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When the discussion turns to hiring, recruiting new staff, whether it is for a professional or administrative position, there has to be a process. You need to do all you can do to effectively prepare for the hire and ensure legal compliance. Whether you are hiring to fill a vacancy or increasing staff due to growth, this is the best time to stop and look at what your current staff is doing as well as the practices real needs.
While you should consider how an additional employee will affect your payroll, you also need consider ways to reorganize in an effort to improve efficiencies at all levels. For example: maybe an upgrade of software will save enough time to eliminate the need to hire or replace staff; an assessment of the strengths and weaknesses of each staff member could help in deploying staff differently – putting employees where their strengths will allow them to excel and give you higher productivity. You need to understand who and what it is that will help in moving your practice forward.
In planning for a new hire these are some of the things to consider first:
· Is this hire for a short or long term – is this just because you have been busier than usual for a month or for a long period of time?
· Would a consultant or other professional be able to help assess your business, reorganize your staff or maybe complete a project and eliminate the need for a full or part-time staff member?
· Consider the cost of hiring a full-time employee versus using other alternatives – temps, per diems etc.
· What needs to be done? Can current staff absorb the job responsibilities?
· Can you change current staff schedules to meet the needs of the practice – put staff in at times when it is most beneficial to treating patients, billing, collecting, etc.
· Do you have the right “tools” for your staff to be as efficient as possible?
· Do you need someone full or part-time?
· What will the responsibilities be?
· What skills and/or education will be required?
· What costs will be associated with this hire?
· Who is best suited to write and place the ad?
· Where should we advertise – paper, internet, local schools.
· Who will review resumes?
· Who is best suited to do the phone, first and second interviews?
· Who will check references?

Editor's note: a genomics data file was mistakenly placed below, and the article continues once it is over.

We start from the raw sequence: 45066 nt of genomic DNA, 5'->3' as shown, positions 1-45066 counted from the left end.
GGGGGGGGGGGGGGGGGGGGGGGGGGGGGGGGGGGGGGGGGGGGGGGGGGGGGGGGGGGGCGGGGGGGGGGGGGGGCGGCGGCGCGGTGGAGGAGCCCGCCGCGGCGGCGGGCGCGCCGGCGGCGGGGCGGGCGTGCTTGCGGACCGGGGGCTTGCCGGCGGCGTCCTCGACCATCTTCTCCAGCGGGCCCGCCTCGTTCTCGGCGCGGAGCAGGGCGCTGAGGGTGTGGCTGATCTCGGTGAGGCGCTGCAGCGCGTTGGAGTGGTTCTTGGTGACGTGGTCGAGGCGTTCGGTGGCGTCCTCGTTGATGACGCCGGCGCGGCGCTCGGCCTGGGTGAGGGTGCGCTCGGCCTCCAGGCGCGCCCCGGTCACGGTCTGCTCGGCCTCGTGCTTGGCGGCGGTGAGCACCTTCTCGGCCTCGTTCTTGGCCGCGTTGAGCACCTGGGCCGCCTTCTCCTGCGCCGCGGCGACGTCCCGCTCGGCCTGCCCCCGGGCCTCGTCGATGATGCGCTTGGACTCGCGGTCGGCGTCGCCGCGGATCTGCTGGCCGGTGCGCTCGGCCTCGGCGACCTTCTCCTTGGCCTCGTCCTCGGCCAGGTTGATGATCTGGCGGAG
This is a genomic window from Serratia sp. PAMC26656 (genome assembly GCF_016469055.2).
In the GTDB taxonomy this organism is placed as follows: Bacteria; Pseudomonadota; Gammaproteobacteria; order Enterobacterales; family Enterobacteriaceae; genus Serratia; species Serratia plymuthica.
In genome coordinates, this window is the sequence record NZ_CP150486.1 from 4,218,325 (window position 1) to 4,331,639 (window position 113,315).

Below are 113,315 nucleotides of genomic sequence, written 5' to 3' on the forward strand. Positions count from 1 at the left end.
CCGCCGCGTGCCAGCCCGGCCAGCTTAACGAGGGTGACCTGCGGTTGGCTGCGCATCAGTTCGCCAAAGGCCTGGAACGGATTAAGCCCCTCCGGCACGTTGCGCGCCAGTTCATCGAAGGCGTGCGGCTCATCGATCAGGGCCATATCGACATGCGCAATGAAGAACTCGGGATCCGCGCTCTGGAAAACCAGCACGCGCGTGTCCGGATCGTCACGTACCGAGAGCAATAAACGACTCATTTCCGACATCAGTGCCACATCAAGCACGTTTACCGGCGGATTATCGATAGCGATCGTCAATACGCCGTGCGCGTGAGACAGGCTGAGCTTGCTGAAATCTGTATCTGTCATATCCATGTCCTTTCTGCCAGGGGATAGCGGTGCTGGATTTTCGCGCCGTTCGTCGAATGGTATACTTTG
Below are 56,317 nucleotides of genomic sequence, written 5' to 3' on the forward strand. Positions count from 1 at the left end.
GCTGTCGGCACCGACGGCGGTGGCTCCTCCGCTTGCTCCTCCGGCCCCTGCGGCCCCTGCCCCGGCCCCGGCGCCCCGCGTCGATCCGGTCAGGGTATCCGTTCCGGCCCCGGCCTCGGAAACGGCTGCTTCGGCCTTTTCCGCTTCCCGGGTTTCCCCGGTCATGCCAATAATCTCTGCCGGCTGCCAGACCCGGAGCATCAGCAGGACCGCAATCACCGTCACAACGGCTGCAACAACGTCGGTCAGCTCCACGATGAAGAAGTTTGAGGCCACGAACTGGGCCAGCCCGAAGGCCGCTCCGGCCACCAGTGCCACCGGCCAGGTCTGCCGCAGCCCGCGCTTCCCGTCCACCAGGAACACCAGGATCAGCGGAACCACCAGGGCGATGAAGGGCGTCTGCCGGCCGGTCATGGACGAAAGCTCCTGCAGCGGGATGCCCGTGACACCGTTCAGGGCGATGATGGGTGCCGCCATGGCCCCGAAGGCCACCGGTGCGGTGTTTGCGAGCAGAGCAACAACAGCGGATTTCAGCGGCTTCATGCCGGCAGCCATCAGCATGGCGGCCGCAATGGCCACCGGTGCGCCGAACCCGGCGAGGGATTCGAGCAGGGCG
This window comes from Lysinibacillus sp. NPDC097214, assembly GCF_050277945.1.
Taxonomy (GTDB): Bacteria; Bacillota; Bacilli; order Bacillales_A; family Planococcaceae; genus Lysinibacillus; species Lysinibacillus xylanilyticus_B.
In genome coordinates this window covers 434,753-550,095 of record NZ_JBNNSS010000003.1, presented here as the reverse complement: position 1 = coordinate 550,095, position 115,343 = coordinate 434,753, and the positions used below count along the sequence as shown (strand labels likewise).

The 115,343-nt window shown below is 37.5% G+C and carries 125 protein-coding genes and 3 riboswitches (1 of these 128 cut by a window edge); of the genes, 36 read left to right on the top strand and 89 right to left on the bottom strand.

· Who will be involved in the final decision of who to hire?
· Who is best suited to orient and train the employee?
Number of hours worked by a full-time employee for a year = 2,080
2,080 minus total hours of holiday time (6 holidays X 8 hours) = 48
2,080 minus total hours of vacation time (10 days X 8 hours) = 80
2,080 minus total hours of sick time taken (2 days/year X 8 hours) = 16
2,080 minus other non-productive time (15% X 2080) = 312
Costs of a full-time employee (first year)
Annual Salary of $50,000
Add legally required deductions (FICA & other employment taxes)
Add hiring and training costs
Add pension/profit sharing
Add miscellaneous costs
Equals total yearly costs
Example: Annual Salary $50,000 ($24/hr)
Ad Benefits & legal required costs 30% $15,000
Add other expenses of 20% $10,000
Total annual cost of first year employee $75,000
If you take the total cost of a first year employee and divide it by the total hours worked in a year – 2,080 you will get the hourly cost of the first year employee. In the example above, the hourly rate is $36/hr.
Learning to calculate the cost of a full time employee will make it easier for you to truly evaluate the need for the new hire and whether or not your revenue will be able to support it. This is the reason for looking at what needs to be done and determining if it would be better to reorganize, outsource or find temporary help to get through a tough period.
It can be beneficial to align yourself with one or more temporary agencies or professionals who would like to work on an as needed basis. Give them your job descriptions and use them when you have someone out on a leave – pregnancy, vacations etc. This will help keep your business running at peak performance – no down time. Be prepared and plan ahead. You can also use temporary employees to work while you are hiring a full-time employee – sometimes your temp works out so well that they may want to apply for the position and since you have had the opportunity to really work with this person you will know if it will be a good fit.
Job descriptions are a valuable tool in the hiring process. A good job description will identify the skills, educational requirements and other qualifications necessary to do the job. They should validate and help establish performance standards. Performance standards are essential in evaluating an employee’s job performance. Each job description provides information needed to establish wages appropriate for the job.
When writing a job description a good place to start is by asking current employees what needs to be done. You can add to or delete from job descriptions as necessary to insure that the end result really identifies what the job involves. Once you have clearly identified the job, summarize what the job is and then list the fundamental functions, other responsibilities and education, experience and/or skills required.
Job descriptions do not need to be all-inclusive. They should be clear and concise. While it’s not necessary to include responsibilities that are seldom performed, they should include a statement that allows a supervisor to “assign other duties as necessary”.
When advertising for a job you must be sure to identify the most important job responsibilities. Highlight what is most unique and distinctive about the job. Why would someone want to work for you versus someone else? What sets you apart from all the other practices advertising for the same job? Is there room for growth? Is this the best place to pursue a career?
Don’t make promises you can’t keep. Be specific about the responsibilities of the job and the qualifications. Identify the type of personality you are looking for – energetic, athletic, organized, multitasker and education required, license required, etc. List the benefits including growth opportunities.
Be CREATIVE in where to place your ad – where will you get the best audience? Some suggestions for placing your ad include:
· Professional magazines/newsletters
· Friends, colleagues